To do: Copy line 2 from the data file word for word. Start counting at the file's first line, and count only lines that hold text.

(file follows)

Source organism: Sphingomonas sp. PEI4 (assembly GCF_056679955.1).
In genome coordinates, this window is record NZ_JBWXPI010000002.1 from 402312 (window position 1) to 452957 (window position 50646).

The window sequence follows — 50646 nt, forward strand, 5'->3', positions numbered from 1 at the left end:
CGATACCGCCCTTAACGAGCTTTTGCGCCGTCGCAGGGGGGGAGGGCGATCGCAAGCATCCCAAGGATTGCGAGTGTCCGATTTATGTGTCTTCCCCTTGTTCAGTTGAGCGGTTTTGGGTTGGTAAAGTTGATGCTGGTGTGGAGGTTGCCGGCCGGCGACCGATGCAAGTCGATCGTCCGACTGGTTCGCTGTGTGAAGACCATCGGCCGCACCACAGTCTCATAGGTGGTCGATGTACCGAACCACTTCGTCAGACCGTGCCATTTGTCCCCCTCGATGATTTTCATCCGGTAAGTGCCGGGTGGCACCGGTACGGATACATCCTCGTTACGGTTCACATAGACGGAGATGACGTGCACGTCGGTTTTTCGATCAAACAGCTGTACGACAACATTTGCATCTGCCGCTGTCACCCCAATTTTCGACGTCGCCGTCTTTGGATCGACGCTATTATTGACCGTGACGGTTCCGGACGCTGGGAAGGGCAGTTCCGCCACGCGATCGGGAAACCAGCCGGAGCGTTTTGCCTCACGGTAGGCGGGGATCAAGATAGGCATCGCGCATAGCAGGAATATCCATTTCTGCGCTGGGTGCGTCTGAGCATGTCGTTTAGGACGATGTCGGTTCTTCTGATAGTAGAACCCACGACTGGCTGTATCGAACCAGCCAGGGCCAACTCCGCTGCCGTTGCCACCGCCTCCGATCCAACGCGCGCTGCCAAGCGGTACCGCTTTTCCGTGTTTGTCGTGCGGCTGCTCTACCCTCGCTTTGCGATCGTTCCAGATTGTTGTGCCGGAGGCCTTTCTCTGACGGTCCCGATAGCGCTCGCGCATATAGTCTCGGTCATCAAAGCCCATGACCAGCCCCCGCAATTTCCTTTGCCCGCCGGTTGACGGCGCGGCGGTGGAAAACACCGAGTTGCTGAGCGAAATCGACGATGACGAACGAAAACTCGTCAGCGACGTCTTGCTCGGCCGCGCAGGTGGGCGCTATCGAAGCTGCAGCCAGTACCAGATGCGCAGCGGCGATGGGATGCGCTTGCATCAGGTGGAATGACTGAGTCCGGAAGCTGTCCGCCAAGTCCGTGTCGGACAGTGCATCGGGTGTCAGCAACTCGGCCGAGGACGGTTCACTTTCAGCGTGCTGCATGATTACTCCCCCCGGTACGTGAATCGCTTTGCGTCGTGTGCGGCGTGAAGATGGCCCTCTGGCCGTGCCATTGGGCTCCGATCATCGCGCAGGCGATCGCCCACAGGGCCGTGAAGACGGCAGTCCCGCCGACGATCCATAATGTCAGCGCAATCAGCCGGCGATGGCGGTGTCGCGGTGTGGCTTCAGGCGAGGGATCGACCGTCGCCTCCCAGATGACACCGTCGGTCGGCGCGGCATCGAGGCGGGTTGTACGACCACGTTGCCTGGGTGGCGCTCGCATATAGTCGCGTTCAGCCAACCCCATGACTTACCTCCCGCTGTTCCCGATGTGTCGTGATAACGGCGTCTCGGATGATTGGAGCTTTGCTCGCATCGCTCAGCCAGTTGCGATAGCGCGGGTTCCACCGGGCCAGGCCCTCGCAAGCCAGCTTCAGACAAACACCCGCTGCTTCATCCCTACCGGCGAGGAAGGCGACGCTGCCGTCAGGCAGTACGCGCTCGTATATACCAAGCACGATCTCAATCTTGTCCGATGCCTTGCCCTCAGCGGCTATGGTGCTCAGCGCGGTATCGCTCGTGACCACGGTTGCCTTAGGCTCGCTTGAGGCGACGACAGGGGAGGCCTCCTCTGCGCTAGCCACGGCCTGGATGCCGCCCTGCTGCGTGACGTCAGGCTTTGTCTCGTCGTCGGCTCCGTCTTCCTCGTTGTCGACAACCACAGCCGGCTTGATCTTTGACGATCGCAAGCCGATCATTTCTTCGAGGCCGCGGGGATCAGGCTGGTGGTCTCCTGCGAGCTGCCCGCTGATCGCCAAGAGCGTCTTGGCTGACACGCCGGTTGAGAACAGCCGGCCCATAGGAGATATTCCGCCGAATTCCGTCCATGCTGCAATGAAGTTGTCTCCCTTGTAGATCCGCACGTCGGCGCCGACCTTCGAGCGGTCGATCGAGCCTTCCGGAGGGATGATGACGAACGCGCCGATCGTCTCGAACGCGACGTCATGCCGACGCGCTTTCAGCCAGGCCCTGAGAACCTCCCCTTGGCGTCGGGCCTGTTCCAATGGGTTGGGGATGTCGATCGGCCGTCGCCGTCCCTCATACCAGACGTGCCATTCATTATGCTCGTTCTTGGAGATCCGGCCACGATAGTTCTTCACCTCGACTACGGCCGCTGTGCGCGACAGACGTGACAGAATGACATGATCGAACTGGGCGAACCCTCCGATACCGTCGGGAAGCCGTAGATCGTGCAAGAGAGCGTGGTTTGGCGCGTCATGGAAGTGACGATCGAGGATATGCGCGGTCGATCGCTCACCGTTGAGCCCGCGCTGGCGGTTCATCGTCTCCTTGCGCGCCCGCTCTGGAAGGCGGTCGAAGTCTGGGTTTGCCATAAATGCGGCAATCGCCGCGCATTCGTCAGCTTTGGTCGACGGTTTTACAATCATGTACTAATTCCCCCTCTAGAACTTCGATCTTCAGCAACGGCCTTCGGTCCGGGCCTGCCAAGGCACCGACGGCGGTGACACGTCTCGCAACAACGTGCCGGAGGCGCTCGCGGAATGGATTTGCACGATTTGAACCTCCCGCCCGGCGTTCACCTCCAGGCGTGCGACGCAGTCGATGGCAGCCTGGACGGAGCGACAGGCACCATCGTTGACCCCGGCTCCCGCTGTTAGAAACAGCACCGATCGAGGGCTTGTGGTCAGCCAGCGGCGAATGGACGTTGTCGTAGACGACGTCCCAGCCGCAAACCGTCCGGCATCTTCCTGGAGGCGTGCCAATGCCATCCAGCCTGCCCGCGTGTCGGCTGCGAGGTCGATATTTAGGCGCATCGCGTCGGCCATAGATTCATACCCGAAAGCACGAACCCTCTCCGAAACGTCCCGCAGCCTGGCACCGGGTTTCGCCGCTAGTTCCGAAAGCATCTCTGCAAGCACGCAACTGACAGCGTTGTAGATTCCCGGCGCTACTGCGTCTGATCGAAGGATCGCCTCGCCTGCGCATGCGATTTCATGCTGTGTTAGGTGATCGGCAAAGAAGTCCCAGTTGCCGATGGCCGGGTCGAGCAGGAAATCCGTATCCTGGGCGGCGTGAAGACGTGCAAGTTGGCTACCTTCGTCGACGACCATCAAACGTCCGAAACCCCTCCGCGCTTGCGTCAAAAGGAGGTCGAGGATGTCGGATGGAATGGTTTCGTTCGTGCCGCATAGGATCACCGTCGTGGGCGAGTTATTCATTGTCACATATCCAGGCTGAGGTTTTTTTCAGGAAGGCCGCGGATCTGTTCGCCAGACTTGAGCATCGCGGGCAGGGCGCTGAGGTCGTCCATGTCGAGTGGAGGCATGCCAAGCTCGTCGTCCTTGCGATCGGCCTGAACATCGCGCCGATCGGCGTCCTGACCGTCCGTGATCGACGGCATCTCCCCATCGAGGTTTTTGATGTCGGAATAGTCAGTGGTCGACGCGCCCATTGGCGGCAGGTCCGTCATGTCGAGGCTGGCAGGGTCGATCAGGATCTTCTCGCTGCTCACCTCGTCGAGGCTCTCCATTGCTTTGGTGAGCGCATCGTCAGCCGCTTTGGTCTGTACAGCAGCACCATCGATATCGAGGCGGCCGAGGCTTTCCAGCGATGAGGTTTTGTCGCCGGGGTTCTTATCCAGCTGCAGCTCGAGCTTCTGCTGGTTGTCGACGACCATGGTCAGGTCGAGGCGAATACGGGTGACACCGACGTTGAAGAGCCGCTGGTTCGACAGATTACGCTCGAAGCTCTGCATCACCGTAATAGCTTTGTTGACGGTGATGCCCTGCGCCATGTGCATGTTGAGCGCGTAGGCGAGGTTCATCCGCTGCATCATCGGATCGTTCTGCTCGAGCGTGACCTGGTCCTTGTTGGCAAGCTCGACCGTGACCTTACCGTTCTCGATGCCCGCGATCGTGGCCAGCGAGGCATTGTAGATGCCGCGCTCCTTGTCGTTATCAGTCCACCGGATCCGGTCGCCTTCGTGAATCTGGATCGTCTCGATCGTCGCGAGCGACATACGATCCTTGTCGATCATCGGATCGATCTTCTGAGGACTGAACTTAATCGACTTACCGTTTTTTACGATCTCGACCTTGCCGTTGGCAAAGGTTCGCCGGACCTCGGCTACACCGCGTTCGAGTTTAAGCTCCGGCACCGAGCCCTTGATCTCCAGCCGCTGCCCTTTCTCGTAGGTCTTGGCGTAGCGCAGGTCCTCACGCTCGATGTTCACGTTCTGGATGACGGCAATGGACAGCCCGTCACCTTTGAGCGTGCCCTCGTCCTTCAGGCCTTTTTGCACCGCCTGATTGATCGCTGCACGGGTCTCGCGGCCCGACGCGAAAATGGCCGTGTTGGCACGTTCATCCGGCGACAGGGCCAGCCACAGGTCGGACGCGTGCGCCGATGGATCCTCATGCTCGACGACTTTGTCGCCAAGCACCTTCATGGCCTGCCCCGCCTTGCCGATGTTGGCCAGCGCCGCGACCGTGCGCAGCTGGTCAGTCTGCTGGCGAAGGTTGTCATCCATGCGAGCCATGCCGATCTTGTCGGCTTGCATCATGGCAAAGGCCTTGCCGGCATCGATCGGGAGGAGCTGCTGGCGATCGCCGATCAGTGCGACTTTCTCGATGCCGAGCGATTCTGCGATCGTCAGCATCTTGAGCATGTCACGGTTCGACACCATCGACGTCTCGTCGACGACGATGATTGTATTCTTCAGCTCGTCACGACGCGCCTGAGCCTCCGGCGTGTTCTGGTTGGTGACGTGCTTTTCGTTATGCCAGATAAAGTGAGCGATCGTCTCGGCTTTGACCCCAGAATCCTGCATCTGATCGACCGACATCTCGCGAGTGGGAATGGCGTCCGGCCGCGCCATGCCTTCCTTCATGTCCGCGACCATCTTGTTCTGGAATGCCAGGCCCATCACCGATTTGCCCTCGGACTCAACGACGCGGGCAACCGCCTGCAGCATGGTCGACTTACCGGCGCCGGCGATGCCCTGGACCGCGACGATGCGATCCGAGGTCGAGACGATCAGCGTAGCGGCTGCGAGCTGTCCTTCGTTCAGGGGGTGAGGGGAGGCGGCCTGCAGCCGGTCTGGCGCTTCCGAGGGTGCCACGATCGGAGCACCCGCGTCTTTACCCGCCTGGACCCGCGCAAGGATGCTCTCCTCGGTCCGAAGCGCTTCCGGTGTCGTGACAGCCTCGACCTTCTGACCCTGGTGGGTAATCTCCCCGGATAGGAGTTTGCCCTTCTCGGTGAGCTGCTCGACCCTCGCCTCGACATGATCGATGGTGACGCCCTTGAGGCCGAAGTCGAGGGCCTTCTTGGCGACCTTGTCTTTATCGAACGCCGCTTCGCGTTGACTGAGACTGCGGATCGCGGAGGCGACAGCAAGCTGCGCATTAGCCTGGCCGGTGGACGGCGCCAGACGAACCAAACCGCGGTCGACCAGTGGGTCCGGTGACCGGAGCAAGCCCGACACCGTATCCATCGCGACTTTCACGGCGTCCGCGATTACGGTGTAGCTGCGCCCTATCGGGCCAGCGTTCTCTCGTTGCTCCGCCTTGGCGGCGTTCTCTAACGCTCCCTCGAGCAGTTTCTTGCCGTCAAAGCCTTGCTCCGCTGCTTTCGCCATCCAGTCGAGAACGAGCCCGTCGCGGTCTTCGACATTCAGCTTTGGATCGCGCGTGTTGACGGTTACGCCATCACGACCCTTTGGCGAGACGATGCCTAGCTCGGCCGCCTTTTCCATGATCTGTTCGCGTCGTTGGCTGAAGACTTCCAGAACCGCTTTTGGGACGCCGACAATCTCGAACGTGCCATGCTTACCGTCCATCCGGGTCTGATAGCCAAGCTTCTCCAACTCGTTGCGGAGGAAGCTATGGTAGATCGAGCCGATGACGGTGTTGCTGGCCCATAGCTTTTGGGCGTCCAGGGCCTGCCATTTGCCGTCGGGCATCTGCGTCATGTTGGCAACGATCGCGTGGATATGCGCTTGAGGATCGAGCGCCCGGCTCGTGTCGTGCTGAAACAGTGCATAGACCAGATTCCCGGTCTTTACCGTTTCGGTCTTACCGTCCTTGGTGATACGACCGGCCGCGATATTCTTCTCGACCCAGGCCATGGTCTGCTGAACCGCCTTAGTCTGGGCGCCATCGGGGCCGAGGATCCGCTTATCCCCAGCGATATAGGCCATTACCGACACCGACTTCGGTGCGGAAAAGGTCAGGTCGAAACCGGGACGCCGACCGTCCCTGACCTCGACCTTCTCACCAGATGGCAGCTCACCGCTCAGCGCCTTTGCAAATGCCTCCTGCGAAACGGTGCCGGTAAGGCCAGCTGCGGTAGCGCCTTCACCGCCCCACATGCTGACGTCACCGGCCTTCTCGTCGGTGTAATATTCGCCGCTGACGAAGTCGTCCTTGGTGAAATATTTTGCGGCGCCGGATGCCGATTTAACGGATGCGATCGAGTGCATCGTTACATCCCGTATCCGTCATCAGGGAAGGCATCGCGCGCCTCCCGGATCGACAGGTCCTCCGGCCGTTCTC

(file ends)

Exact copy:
In genome coordinates, this window is record NZ_JBWXPI010000002.1 from 402312 (window position 1) to 452957 (window position 50646).